It seems a sincere and intelligent attempt to translate cartoon images into Broadway patterns without - if you'll pardon the expression - simply Mickeymousing the movie. It still maintains the outline and tone of that original, which, after all, the public is paying for, without slavishly imitating it.
The trouble is - it was better as a cartoon. But luckily it was a very good cartoon.
The story - like "The Sleeping Beauty," it is a myth of sexual awakening, in case the kids don't notice - is as old as time, and Linda Woolverton's book updates it cutely enough, adding a cheerful subplot of a conceited ass of a body-beautiful villain, Gaston, who demands the heroine Belle's hand.
Naturally what audiences will be most interested in - and I dare say what cost much of that astronomic and nicely publicized production budget - is the manner in which the stage has managed to encompass the cartoon's special effects. And the answer is very neatly indeed.
The final transformation of the Beast into a Prince is worthy of illusionist David Copperfield, but throughout, the show gives us plenty to gawp at. You can see where the money went - which is always a kind of pleasure.
The performances - like everything else in the show - are as precision efficient and as well-gauged as the menu in a top-of-the-line fast-food chain.
Susan Egan's attitudinized Belle, the Beauty (unlike the cartoon she didn't seem a Snow White lookalike), Terrence Mann's woebegone Beast (not the noble bison-figure of the movie), and Burke Moses' exuberant Gaston were all fine, and so was everyone else.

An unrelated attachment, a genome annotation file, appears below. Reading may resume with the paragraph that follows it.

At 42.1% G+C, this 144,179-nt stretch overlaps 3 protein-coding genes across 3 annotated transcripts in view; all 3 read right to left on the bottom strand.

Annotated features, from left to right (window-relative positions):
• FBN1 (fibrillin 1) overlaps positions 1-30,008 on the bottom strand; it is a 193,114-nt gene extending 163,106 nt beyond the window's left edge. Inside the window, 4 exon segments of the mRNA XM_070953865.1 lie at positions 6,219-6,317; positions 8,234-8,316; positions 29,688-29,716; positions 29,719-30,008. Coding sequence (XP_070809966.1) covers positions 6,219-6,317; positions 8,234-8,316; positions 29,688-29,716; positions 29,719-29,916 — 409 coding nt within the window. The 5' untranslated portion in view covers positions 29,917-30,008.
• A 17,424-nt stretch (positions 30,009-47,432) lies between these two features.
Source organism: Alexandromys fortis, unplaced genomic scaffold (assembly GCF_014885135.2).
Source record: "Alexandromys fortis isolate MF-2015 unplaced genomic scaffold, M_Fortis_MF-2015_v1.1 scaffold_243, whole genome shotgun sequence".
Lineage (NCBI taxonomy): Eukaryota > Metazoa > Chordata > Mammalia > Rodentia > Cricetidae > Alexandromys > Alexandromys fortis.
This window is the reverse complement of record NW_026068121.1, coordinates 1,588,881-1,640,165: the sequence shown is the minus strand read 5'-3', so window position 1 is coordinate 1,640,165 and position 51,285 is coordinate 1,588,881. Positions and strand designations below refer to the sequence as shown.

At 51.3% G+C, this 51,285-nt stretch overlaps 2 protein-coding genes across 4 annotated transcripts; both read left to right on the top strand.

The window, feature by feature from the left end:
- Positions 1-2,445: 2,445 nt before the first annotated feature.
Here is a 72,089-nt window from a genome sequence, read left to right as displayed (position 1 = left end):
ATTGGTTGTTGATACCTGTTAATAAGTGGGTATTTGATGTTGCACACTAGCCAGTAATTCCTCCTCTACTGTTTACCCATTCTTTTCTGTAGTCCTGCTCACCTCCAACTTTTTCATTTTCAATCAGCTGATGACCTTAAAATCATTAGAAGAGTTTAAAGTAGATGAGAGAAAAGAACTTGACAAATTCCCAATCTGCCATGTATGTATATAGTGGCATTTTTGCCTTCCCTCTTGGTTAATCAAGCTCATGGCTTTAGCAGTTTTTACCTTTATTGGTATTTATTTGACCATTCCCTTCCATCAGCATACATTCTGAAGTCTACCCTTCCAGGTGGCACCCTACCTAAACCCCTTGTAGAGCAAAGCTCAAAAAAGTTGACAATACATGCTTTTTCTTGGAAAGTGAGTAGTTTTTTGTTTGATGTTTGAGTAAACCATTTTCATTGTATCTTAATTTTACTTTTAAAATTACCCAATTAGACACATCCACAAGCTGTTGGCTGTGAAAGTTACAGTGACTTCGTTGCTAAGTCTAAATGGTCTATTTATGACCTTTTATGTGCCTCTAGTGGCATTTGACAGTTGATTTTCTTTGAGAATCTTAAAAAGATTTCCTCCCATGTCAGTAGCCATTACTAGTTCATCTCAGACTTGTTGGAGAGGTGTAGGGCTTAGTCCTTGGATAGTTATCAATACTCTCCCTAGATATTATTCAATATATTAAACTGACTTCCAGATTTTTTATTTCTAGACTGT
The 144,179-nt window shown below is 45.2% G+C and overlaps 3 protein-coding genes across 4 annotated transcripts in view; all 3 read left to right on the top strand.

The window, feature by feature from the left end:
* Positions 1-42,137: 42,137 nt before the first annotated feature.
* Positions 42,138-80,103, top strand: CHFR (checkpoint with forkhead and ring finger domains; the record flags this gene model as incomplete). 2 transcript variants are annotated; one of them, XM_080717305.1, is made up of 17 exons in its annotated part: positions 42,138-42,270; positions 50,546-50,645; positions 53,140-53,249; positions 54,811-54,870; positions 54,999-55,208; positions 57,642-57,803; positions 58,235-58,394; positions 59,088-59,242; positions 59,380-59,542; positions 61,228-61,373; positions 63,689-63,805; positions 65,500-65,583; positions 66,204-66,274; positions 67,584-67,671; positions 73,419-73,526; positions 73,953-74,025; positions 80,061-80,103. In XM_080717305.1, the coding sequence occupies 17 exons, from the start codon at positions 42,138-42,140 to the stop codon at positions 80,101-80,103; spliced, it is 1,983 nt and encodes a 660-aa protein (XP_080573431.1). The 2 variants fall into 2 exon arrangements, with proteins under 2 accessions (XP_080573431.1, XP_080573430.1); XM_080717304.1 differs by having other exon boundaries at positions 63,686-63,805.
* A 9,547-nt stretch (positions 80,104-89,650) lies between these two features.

"Beauty and the Beast" is not a show for people vitally interested in the future of Broadway other than as real estate. It is not - in this respect, at least, God bless it! - a show for critics, be they beauties or beasties.
It is a show for people who know what they like and like what they know. And for that purpose, it is probably better than it actually needed to be.
As Broadway musicals go, "Beauty and the Beast" belongs right up there with the Empire State Building, F. A. O. Schwarz and the Circle Line boat tours. It is hardly a triumph of art, but it'll probably be a whale of a tourist attraction. It is Las Vegas without the sex, Mardi Gras without the booze and Madame Tussaud's without the waxy stares. You don't watch it, you gape at it, knowing that nothing in Dubuque comes close.